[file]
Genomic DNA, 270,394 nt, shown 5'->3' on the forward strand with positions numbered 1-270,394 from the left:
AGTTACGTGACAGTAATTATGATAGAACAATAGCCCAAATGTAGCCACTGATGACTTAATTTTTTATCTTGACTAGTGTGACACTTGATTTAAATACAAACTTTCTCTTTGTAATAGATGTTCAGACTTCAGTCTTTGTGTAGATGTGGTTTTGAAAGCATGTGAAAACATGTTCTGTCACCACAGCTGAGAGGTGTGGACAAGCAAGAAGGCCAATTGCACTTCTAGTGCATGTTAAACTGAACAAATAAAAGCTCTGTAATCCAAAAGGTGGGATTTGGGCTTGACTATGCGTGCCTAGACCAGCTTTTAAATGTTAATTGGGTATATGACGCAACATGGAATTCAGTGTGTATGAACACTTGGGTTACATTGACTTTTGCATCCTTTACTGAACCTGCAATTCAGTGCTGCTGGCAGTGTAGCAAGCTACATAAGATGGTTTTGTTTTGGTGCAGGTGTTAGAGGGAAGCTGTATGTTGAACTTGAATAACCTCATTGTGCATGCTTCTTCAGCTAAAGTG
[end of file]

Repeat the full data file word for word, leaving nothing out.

Genomic DNA, 270,394 nt, shown 5'->3' on the forward strand with positions numbered 1-270,394 from the left:
AGTTACGTGACAGTAATTATGATAGAACAATAGCCCAAATGTAGCCACTGATGACTTAATTTTTTATCTTGACTAGTGTGACACTTGATTTAAATACAAACTTTCTCTTTGTAATAGATGTTCAGACTTCAGTCTTTGTGTAGATGTGGTTTTGAAAGCATGTGAAAACATGTTCTGTCACCACAGCTGAGAGGTGTGGACAAGCAAGAAGGCCAATTGCACTTCTAGTGCATGTTAAACTGAACAAATAAAAGCTCTGTAATCCAAAAGGTGGGATTTGGGCTTGACTATGCGTGCCTAGACCAGCTTTTAAATGTTAATTGGGTATATGACGCAACATGGAATTCAGTGTGTATGAACACTTGGGTTACATTGACTTTTGCATCCTTTACTGAACCTGCAATTCAGTGCTGCTGGCAGTGTAGCAAGCTACATAAGATGGTTTTGTTTTGGTGCAGGTGTTAGAGGGAAGCTGTATGTTGAACTTGAATAACCTCATTGTGCATGCTTCTTCAGCTAAAGTG